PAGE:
Then it was time to grind up the spices. A friend of mine once told me not to monkey around with a mortar and pestle, but to instead use a coffee grinder, so I did. As I ground the spice pile in small batches, I began to sneeze uncontrollably. I think I lost half the contents of my head and the tissues were beginning to turn yellow. My nose burned all day afterward from all the cayenne. Next time I will be smart and wear a handkerchief like a cowboy.

As I ground the spices, I saw that the coriander seeds were losing their outer shells, and that there were a few chunks left behind. I sifted the mixture when it was done to get rid of the excess debris.

It made about two-and-a-half cups, certainly more curry than I have ever purchased in one go.

I decided to use it almost immediately in Curried Fowl [941.]. The base of the curry was meant to be veal gravy, which is not something I keep on hand, so I made some quick gravy with bacon drippings and chicken broth out of the carton. It went over very well and was a nice mixture of hot and flavorful. The dish did not at all resemble what you get in modern Indian restaurants I have eaten in, but was in line with other Victorian Indian dishes I’ve made–the focus is on the curry, a simple gravy, and loads of onions. This one also called for diced apple, which was nice. I will be using the powder for all of the rest of the curry dishes I make this fall.

Visually unexciting, as usual.

I can’t think of anything duller than a long essay on the etymology of the word curry, but I admit I got a little curious about it after stumbling on some writing by Richard Sainthill, an art patron and coin collector who compiled a book of reminiscences and other hodge podge appropriately named An Olla Podrita: or, Scraps, Numismatic, Antiquarian, and Literary, Volume Two [1853]. In this second volume, which features riveting chapter titles such as “The Use of the Samaritan Language By the Jews Until the Reign of Hadrian Deduced from the Coins of Judea” and “Objections to a Laurel Wreath for the Bust of Her Majesty Queen Victoria on the Coinage,” is proof of what can happen when you sarcastically tell someone incredibly dull to “get a hobby already” and they DO, and then they write all about it and expect you to read it.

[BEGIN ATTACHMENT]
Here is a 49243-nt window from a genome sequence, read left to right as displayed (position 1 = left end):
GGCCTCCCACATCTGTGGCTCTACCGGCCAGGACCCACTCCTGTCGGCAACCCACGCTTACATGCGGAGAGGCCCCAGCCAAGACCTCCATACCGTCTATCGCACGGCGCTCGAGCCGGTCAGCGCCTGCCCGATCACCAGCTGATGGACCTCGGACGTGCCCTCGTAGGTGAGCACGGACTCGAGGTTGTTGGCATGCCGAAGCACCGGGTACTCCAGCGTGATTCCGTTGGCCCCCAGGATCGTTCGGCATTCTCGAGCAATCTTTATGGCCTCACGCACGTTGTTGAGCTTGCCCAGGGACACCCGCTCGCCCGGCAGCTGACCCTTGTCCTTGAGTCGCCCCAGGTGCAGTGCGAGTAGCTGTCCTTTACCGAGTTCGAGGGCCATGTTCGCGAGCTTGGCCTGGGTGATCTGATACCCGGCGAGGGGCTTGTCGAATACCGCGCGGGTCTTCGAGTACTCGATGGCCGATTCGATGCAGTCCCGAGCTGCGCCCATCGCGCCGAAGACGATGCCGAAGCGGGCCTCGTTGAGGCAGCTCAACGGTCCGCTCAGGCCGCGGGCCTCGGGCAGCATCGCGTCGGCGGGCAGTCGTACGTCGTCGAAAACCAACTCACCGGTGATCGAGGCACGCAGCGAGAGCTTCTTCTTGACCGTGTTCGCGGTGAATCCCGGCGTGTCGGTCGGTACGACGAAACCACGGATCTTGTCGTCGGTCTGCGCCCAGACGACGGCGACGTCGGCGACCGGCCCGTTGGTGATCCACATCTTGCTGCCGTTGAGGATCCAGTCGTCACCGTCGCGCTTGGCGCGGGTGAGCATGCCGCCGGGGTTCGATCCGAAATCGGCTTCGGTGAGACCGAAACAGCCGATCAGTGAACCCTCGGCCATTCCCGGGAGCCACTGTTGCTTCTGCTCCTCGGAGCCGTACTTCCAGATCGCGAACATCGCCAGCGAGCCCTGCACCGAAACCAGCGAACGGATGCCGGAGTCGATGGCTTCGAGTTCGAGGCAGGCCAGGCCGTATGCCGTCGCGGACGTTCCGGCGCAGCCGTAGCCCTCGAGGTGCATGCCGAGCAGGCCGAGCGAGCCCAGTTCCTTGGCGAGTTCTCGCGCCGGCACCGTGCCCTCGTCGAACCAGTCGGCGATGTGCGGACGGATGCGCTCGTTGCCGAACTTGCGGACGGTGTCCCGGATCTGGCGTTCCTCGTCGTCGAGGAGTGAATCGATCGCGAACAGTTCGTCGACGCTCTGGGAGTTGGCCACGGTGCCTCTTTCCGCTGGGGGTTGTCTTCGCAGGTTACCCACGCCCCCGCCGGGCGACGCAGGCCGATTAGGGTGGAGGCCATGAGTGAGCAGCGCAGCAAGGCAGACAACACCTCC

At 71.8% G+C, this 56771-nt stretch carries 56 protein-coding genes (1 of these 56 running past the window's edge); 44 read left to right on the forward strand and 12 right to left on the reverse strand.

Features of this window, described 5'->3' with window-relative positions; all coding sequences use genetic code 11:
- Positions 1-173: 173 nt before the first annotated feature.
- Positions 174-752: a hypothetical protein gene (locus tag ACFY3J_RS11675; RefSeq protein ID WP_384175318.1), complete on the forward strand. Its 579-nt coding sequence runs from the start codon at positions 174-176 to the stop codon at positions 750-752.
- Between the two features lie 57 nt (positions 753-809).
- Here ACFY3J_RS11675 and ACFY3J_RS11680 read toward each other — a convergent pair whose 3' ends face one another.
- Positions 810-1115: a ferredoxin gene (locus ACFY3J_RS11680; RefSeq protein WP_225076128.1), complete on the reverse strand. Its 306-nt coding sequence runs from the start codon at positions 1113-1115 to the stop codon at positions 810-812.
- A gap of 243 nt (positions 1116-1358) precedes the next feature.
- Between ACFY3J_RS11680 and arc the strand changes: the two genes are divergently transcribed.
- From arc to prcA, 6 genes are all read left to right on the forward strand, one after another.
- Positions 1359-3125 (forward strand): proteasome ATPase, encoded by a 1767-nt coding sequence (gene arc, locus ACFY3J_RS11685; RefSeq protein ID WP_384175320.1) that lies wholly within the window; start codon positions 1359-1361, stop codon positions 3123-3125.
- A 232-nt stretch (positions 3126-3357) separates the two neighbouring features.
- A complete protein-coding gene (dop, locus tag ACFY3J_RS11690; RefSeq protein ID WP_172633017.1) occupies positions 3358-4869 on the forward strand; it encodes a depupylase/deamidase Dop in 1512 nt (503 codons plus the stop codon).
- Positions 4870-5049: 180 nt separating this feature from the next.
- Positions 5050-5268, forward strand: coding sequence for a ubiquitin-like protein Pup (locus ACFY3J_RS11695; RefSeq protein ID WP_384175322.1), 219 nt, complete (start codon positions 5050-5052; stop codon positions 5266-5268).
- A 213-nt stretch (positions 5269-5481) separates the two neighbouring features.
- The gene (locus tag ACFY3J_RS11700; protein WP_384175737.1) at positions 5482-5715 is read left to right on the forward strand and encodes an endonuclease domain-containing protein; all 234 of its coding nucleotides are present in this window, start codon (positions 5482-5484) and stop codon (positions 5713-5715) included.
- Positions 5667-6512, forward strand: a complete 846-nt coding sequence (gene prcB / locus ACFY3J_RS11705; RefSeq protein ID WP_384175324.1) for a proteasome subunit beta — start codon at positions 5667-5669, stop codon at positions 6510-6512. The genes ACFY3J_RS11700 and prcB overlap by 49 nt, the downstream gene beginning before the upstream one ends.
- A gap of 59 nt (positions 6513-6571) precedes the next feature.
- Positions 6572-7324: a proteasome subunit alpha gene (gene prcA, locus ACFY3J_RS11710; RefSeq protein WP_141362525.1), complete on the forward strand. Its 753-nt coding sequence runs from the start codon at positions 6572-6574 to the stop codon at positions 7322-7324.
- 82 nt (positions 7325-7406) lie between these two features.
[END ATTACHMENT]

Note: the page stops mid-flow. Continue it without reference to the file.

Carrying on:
(Ironic Pause.)

Anyway, Sainthill reproduced some correspondence between himself and a friend whom he only refers to as “Madam Soyers” in regards to Kitchiner and what “real” curry is. Even in the nineteenth century there were obnoxious foodies arguing about authenticity, isn’t that grand? I got all excited because I thought maybe his correspondent was Emma Soyer, Alexis Soyer‘s wife, but I think she was dead by this time and did not travel to India besides. I thought it was worth looking into in spite of the typo, as Sainthill misspelled Kitchiner’s name in the article as well. Sainthill asked Madam Soyers what she thought about Kitchiner’s recipe.

She replied:

Now, both as an eater and maker of curries, I affirm that during nine years’ residence in India I never saw or tasted a curry like Dr. Kitchener’s [sic].

However, she does go on to say that every chef has his own recipe for curry, and surmises that Kitchiner’s recipe may be more similar to concoctions that were created to be imported to London (too turmeric-heavy, suiting English tastes) and not for use in India. I felt that Kitchiner’s was missing garlic, and the “authentic” recipe Madam Soyer includes in her letter from a “most capital cook, Haji Ali” includes it.

Very briefly I will say that while the OED claims the word “curry” comes from a Tamil word, “kari,” meaning sauce/relish for rice, I was interested to see that there is some debate about it. Of course the British appeared in India in the early seventeenth century, but the word “curry” or “cury” was already in the English lexicon. I was interested to find another discussion about the literal meaning of the Tamil word “kari” as well.

As a final aside, Dr. Kitchiner invented something he called “wow-wow sauce,” which does not seem to appear in any form in Beeton’s. There are similar sauces, but no real match. Perhaps it had fallen out of fashion by that time. When I stumbled across this tidbit, I knew the name sounded familiar, and then I got it. Wow-wow sauce is referenced in Terry Pratchett’s Discworld series as an ingredient for a hangover cure. I could be wrong, but based on Kitchiner’s love affair with flash and the exclamation point, I bet the name is pure nonsense. I love it. I am going to order his biography Regency Eccentric as soon as my library reopens from furlough.